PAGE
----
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Public Reporting of Performance Measures

By January 5, 2012Commentary

There are so many initiatives under way in health care that it is very hard to track whether they really make sense or can work.  Most have some theoretical underpinnings, but those have seldom been tested with solid research designs.  Public reporting of quality of care and other measures relating to health care is one strategy which has become very widespread and which causes providers and health plans to incur significant expense in complying with the reporting requirements.  What is the theoretical mechanism by which these reporting programs will improve quality and does the evidence support that theory?  This topic is explored in a draft Agency for Healthcare Research and Quality report.  (AHRQ Report)

The researchers found about 174 studies relevant to the questions they were examining, but these studies provided generally low evidence, in part due to the methodological difficulty of designing and executing research in this area.  The fundamental premises about public reporting on quality measures are that when providers are measured they will undertake to improve their performance on the measures and that when information on performance is available, patients and payers will choose higher-performing payers.  Of course, the crucial first step is finding and using measures that actually bear a relationship to meaningful better health outcomes for patients.  While that wasn’t a focus of this report, in general there is little evidence that most public reporting measures have this underpinning.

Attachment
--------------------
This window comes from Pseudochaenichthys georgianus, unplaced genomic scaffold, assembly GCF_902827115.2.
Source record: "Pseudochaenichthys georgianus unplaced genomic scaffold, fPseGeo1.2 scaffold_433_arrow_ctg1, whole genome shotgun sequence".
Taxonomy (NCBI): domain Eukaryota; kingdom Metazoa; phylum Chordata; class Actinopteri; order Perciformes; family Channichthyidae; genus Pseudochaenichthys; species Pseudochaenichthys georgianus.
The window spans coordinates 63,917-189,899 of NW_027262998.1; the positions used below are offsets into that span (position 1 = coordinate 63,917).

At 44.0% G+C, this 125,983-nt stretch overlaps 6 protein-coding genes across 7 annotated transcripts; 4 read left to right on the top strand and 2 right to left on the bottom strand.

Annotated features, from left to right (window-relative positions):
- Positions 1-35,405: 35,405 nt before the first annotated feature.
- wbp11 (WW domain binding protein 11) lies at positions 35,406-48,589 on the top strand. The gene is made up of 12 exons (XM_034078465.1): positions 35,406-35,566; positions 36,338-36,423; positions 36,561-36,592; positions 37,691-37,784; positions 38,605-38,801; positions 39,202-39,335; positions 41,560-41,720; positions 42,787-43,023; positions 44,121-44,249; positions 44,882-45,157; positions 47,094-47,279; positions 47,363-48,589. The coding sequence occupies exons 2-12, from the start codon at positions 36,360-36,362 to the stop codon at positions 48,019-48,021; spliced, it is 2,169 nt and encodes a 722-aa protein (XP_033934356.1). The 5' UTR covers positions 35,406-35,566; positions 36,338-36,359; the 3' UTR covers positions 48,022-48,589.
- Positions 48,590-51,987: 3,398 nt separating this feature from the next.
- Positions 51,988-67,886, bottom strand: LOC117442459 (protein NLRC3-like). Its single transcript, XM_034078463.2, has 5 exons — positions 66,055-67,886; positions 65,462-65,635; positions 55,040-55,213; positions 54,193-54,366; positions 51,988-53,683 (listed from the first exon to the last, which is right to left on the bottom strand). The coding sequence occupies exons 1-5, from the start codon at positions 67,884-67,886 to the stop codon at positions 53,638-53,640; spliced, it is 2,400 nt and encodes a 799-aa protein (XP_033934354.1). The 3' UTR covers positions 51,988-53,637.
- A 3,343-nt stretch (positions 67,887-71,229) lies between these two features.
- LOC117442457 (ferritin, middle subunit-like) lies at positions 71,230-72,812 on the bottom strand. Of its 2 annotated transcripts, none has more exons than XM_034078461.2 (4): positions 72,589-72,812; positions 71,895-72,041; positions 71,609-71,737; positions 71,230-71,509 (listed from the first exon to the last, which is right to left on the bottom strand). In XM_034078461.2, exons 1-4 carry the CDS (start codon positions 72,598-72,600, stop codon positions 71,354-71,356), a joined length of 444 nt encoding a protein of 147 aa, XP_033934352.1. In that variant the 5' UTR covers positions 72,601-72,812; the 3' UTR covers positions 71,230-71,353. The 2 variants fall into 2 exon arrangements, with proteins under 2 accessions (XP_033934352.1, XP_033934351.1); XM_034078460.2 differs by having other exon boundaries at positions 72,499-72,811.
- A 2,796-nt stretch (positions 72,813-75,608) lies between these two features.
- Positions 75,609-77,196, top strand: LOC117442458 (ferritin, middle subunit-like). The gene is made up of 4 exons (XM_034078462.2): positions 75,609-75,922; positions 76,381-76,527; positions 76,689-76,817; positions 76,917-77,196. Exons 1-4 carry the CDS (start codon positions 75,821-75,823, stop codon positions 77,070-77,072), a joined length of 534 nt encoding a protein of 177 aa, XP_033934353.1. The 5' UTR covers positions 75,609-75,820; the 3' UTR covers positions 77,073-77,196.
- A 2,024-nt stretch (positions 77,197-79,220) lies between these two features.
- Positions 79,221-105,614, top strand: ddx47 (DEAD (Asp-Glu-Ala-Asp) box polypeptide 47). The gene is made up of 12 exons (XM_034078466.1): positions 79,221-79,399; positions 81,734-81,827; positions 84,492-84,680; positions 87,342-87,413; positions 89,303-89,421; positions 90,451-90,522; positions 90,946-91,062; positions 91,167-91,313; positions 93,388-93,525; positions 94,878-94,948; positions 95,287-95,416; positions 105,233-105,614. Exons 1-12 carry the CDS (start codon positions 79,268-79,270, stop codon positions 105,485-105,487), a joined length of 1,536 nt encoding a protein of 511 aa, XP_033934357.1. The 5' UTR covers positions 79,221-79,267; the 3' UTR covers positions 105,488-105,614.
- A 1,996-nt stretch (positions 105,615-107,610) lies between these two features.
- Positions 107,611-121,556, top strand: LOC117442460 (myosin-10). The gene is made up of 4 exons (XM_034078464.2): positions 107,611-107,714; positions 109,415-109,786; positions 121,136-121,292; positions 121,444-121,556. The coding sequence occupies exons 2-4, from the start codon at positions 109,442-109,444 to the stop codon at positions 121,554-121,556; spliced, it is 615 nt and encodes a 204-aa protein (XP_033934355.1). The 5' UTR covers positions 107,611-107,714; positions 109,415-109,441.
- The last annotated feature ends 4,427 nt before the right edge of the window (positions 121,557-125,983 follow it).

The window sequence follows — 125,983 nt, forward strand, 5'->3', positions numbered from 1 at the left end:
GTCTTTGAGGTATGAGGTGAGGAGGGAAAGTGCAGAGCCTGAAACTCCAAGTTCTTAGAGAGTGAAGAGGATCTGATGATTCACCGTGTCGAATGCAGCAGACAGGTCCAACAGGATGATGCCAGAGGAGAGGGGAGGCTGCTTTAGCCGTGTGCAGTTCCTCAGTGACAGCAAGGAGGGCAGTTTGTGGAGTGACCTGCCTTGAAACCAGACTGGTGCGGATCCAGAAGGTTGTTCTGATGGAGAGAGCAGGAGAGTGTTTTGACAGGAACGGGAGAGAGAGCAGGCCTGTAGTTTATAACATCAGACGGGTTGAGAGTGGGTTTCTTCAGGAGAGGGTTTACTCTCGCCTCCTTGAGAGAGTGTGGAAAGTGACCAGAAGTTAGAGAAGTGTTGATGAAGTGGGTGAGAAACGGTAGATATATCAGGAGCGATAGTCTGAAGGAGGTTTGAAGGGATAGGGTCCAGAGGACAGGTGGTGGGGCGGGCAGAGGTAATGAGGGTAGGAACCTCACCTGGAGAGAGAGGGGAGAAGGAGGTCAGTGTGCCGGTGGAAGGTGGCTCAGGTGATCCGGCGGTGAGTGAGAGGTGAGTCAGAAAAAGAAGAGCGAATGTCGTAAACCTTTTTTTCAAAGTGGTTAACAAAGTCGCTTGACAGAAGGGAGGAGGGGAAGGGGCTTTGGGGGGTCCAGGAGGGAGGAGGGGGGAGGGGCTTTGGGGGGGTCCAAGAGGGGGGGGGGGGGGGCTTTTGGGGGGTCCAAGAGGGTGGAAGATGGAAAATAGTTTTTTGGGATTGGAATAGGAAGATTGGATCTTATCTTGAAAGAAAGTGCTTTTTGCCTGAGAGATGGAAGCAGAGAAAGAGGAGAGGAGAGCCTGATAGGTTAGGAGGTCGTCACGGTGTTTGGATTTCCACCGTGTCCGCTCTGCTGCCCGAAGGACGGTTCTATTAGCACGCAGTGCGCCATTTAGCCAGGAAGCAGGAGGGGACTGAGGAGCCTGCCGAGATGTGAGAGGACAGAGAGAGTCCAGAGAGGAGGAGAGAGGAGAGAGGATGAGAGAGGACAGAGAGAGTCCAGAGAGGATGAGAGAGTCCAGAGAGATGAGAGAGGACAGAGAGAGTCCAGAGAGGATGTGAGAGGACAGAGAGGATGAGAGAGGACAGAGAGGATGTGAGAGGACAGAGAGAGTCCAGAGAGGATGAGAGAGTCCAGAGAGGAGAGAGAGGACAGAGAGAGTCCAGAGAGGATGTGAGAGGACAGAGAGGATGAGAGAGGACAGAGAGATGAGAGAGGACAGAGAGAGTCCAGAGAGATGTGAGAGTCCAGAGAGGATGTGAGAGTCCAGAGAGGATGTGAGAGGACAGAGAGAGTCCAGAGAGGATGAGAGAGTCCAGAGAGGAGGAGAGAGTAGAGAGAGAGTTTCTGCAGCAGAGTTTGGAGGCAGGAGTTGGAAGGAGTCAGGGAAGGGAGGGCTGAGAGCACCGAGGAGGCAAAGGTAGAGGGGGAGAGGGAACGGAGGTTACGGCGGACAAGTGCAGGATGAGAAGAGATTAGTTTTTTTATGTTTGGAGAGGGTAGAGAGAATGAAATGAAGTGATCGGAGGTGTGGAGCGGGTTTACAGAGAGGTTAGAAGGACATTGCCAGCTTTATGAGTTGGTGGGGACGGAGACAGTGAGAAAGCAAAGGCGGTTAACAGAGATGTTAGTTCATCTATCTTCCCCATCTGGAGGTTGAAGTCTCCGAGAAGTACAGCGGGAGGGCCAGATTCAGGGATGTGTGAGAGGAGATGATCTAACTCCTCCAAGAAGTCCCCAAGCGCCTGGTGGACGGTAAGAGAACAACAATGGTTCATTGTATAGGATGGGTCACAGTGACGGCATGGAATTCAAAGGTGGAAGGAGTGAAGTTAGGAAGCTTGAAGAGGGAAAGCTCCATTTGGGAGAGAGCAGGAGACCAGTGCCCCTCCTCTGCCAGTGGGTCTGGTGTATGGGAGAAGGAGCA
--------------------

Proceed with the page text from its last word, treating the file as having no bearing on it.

The authors found that the research to date suggests that providers do attempt to improve their scores on measures they must report and that in fact those scores do improve, although what part of the improvement is due to the reporting program and what part might have occurred anyway is unclear.  However, the programs don’t seem to do lead to better actual health outcomes, like mortality, although they might improve care processes.  The authors also found the evidence to fairly strongly indicate that neither patients nor payers are using the data to select providers to any significant degree, in fact they generally seem to ignore performance reporting.  On the other hand, the researchers also found little evidence for harm to patients that some had suggested might occur as a result of these reporting programs.

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